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But if you really want premium public relations results, you must use a broader, more comprehensive and workable public relations blueprint to alter your key, external audience perceptions - perceptions that lead to the changed behaviors you'll need to reach your managerial goals.
In short, you had best take steps to persuade those key external stakeholders with the greatest impacts on your organization to your way of thinking, then move them to take actions that help your department, division or subsidiary succeed.
The PR blueprint is the best place to start: people act on their own perception of the facts before them, which leads to predictable behaviors about which something can be done. When we create, change or reinforce that opinion by reaching, persuading and moving-to-desired-action the very people whose behaviors affect the organization the most, the public relations mission is accomplished.
Publicity tactics, of course, have their role in the blueprint, but they are not the be-all or end-all of the public relations plan, nor should they be.
Savor for a moment premium results like those mentioned above. Prospects starting to do business with you, and customers starting to make repeat purchases; fresh proposals for strategic alliances and joint ventures; welcome bounces in show room visits; rising membership applications, and community leaders beginning to seek you out; new approaches by capital givers and specifying sources, not to mention politicians and legislators viewing you as a key member of the business, non-profit or association communities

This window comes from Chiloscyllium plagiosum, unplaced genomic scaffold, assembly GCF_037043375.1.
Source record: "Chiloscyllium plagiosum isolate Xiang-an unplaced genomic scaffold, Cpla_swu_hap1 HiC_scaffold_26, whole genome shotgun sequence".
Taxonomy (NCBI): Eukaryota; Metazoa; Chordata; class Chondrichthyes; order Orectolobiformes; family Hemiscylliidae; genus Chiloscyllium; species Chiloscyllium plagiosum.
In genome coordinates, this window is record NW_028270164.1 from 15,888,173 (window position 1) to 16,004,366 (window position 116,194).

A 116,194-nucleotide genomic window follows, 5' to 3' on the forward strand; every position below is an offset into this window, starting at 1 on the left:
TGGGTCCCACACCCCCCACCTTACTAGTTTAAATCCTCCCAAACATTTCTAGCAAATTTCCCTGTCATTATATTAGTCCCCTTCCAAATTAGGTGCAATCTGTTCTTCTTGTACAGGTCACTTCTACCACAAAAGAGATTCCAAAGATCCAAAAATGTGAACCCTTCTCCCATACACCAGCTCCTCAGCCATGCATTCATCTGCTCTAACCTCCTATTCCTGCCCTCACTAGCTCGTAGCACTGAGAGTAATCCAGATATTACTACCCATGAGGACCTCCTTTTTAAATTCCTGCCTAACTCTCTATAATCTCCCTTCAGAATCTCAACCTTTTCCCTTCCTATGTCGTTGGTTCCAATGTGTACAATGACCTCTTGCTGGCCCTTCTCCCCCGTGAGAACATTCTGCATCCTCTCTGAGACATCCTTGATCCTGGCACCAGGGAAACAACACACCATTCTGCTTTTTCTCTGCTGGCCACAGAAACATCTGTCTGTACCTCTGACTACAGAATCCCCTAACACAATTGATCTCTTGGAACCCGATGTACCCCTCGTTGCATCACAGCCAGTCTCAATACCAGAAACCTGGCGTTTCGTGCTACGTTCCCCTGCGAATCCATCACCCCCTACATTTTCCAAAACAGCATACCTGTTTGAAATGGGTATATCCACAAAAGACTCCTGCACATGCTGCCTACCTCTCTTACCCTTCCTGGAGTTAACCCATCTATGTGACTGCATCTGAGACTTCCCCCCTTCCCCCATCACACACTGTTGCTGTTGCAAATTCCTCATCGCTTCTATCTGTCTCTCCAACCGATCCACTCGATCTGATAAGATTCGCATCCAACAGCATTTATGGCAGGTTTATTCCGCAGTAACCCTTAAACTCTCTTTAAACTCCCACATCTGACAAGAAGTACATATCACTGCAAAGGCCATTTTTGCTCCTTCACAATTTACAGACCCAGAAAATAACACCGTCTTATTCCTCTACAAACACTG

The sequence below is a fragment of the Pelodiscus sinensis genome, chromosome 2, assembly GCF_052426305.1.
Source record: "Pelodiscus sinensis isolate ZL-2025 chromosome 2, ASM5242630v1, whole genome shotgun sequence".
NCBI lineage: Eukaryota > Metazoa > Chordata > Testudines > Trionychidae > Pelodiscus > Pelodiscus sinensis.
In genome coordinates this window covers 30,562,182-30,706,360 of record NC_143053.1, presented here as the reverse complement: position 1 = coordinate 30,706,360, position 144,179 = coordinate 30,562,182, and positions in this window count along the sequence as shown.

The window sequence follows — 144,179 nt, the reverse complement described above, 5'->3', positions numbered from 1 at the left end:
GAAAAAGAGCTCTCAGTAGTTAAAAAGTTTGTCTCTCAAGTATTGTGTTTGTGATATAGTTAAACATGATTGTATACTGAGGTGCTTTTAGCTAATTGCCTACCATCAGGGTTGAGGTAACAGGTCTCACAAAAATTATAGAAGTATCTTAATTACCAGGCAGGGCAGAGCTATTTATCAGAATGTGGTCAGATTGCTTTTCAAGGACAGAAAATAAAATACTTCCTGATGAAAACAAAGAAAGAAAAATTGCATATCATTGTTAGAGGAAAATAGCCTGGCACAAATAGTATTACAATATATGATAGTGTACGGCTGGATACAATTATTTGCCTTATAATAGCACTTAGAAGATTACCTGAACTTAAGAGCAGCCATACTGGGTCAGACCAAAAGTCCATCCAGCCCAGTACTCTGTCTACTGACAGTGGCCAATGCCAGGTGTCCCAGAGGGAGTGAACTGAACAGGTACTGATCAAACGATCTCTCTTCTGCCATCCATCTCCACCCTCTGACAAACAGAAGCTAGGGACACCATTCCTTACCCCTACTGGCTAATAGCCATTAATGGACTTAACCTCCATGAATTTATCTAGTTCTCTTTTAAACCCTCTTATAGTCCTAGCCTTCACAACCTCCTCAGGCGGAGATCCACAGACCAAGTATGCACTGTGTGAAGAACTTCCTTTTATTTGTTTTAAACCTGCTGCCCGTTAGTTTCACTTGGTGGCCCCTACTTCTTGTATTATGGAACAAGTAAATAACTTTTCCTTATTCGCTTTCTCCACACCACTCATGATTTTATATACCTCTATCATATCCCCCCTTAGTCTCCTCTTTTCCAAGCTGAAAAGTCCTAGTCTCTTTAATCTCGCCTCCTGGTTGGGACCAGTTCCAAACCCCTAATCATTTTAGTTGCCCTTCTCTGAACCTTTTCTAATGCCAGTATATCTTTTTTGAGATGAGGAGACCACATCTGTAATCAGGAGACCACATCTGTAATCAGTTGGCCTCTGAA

But who will do the work such results demand? People assigned by the corporate office to your unit? Possibly your full-time public relations staff? Or even an outside PR agency team? No matter who they are, they must be committed to you, to the PR blueprint and to its implementation, starting with key audience perception
Sad to say, simply because someone describes him/herself as a public relations person doesn't mean they've accepted PR as you understand it. So by all means make certain the public relations people assigned to your unit honestly believe why it's SO important to know how your most important outside audiences perceive your operations, products or services. Make sure they accept the reality that perceptions almost always lead to behaviors that can help or hurt your unit.
Sharpen your plan - your blueprint -- for monitoring and gathering perceptions by questioning members of your most important outside audiences. Questions like these: how much do you know about us? Have you met our chief executive or other senior managers? Have you had other contacts with our staff and were you pleased with the interchange? How much do you know about our services or products and employees? Have you experienced problems with our people or procedures?
Use professional survey firms in the perception monitoring phases of your program if you can afford them. But your PR people are also in the perception and behavior business and can pursue the same objective: identify untruths, false assumptions, unfounded rumors, inaccuracies, misconceptions and any other negative perception that might translate into hurtful behaviors.
Here, it's time to establish your PR goal, one that aims to do something about the worst distortions you turned up during your key audience perception monitoring. It could be to straighten out that dangerous misconception, correct that gross inaccuracy, or stop that potentially fatal rumor dead in its tracks.